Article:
Sorry about using that tired question "what do women want?" to start off this post. Freud asked it--likening women's consicousness to a dark continent both unexplored and presumably unknowable--and every exasperated male writer and far too many marketers have used it since. But the question is popping up again. In a recent New York Times op-ed column entitled "Liberated and Unhappy," Ross Douthat reports on an analysis by economists Betsey Stevenson and Justin Wolfers that indicates that across race, marriage status, economic bracket, and even country, women's subjective experience of being happy has declined both absolutely and in relation to men. Interestingly, in 1970 -- before the women's movement so dramatically opened so many women's life options--women were generally more happy than men. So, in the forty years since women in the West won their freedom to choose the lives that they want, they have become less happy. Fascinating, isn't it?
The authors of the report, which is entitled "The Paradox of Declining Female Happiness," don't have an answer to the obvious question: why? and why now? Of course, conservatives will undoubtedly argue that this proves that women were better off in their traditional at-home roles home before they were liberated into unhappiness, and progressives will counterargue that women's dreams of liberation have been thwarted by institutions and customs that have not changed enough. Douthat doesn't answer the question in his column either. He only alludes to a connection between women's unhappiness and the rise in single motherhood, and suggests that we could use "a new-model stigma [against sexual irresponsibility that] shouldn't (and couldn't) look like the old sexism." As he says,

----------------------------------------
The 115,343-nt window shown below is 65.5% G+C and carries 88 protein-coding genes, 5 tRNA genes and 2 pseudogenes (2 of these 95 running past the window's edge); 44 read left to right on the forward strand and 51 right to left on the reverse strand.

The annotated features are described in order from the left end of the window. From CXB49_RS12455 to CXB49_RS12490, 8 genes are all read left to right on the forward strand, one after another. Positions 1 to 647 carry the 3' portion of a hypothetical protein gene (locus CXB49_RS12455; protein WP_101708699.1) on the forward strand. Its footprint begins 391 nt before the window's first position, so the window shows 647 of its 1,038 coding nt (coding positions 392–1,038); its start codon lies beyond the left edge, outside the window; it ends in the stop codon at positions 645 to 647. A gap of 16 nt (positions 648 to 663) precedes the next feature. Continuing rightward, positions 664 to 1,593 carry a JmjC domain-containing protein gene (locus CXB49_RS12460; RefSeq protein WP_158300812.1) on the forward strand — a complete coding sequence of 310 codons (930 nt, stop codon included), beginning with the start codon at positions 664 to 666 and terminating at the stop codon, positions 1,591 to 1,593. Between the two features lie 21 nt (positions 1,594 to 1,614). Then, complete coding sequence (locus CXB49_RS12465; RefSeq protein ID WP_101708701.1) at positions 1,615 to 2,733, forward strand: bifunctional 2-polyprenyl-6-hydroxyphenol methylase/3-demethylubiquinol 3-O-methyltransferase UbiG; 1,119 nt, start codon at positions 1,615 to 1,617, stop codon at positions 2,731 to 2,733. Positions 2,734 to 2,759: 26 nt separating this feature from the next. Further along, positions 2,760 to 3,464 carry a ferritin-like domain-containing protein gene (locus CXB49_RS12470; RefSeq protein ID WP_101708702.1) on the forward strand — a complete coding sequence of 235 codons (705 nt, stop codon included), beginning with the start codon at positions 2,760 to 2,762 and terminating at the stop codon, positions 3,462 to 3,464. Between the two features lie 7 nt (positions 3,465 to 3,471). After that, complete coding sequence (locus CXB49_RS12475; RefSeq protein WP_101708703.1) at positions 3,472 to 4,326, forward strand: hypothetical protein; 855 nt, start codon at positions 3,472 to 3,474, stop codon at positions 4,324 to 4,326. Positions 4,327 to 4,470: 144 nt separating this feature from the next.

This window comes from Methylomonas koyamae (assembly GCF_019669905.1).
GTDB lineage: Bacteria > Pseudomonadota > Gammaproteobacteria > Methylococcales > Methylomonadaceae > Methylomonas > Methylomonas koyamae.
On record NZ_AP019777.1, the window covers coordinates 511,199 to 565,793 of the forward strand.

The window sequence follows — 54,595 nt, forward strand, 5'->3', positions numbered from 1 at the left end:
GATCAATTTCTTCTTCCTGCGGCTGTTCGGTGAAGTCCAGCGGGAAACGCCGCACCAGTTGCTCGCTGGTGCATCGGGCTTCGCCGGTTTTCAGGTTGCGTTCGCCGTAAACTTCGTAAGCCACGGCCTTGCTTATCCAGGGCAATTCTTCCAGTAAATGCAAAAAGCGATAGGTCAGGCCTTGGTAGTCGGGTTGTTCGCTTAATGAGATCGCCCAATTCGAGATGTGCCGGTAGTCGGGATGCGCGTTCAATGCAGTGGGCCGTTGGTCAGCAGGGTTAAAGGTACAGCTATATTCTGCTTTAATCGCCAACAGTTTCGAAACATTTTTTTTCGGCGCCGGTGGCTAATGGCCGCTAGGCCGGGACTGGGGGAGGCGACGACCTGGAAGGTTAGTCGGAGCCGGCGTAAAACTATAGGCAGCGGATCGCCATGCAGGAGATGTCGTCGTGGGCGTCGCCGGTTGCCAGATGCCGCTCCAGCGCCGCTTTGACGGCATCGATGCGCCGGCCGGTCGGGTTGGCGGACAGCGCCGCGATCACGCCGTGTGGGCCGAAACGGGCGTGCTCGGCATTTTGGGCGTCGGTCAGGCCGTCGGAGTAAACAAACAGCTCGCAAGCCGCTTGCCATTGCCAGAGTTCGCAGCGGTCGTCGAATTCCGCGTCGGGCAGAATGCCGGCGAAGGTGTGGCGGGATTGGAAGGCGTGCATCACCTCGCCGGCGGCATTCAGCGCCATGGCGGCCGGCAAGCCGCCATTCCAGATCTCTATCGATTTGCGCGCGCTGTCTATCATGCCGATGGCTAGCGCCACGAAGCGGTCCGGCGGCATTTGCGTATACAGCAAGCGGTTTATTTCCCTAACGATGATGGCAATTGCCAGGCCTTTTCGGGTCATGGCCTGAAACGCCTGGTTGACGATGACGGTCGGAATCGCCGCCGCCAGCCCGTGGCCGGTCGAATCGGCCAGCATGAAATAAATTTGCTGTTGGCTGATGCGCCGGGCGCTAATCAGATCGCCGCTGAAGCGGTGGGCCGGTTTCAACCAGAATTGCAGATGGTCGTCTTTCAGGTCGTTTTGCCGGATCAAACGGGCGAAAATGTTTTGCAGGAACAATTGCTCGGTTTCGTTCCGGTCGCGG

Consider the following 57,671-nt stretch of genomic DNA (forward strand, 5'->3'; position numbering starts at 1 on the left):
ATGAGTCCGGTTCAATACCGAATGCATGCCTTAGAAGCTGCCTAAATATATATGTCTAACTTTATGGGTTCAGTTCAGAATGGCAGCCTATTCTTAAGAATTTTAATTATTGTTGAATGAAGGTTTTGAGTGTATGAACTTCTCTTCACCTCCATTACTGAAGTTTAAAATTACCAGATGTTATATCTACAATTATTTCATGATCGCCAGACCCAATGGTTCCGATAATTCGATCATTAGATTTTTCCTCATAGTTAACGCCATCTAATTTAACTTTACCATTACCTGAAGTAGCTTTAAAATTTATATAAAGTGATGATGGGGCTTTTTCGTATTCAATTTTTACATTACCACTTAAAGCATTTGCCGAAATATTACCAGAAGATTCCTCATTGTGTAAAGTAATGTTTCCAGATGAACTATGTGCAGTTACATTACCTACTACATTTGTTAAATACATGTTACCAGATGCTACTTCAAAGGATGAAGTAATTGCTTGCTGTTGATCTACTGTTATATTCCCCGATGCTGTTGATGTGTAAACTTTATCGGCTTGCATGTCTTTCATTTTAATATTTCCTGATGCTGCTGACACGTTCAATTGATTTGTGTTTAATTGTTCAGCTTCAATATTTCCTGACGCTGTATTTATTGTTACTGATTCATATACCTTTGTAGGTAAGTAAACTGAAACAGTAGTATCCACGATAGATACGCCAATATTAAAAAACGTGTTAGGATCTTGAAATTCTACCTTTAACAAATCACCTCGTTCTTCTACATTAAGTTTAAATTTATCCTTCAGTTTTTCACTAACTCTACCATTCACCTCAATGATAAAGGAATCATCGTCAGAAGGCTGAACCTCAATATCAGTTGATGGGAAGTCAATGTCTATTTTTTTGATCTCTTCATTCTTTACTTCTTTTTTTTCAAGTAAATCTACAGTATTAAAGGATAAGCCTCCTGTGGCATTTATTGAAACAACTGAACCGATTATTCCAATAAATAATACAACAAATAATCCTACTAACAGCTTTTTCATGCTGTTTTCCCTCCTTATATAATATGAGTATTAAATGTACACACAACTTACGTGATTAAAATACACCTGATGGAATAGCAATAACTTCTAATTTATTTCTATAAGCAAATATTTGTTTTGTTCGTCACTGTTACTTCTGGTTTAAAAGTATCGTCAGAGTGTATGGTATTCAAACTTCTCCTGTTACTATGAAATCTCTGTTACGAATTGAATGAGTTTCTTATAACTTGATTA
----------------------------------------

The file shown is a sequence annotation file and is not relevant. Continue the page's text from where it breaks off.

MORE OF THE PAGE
There's no necessary reason why feminists and cultural conservatives can't join forces -- in the same way that they made common cause during the pornography wars of the 1980s -- behind a social revolution that ostracizes serial baby-daddies and trophy-wife collectors as thoroughly as the "fallen women" of a more patriarchal age.
Douthat's reasoning is opaque, but he seems to be suggesting that women's unhappiness is natural in a world where there is no obligation for men to stay with the women who bear them children.
I'd like to offer an interpretation that might include all of these perspectives. I've been thinking a great deal lately about the bizarre twists our supposed sexual freedom has brought--such as the beautiful young over the internet to pay for school.
(The bidding apparently reached $3.8 million--although it doesn't seem that the "transaction" happened.) This entrepreneurial virgin seems to be saying, hey, losing my virginity is supposed to be a moment that I will value forever, but it seems like what I am most valued for is my virgin body, so why not sell it -- I'll surely remember that! She sees herself as a smart actor in a materialistic culture that trades human values for cash value. She's not wrong. But certainly Douthart's and this young woman's observations don't create a very happy picture.
We women are at a strange point. Since the first hominids struggled upright, women's role has been to bear and raise the next generation. Females have been charged with the survival of the species -- our cultures have elaborated on that role and protected women's capacity to bear children (and often prohibited anyone but a woman's sanctioned mate from bearing children with her). How many thousands of years has a woman's reproductive role been the source of her value and identity?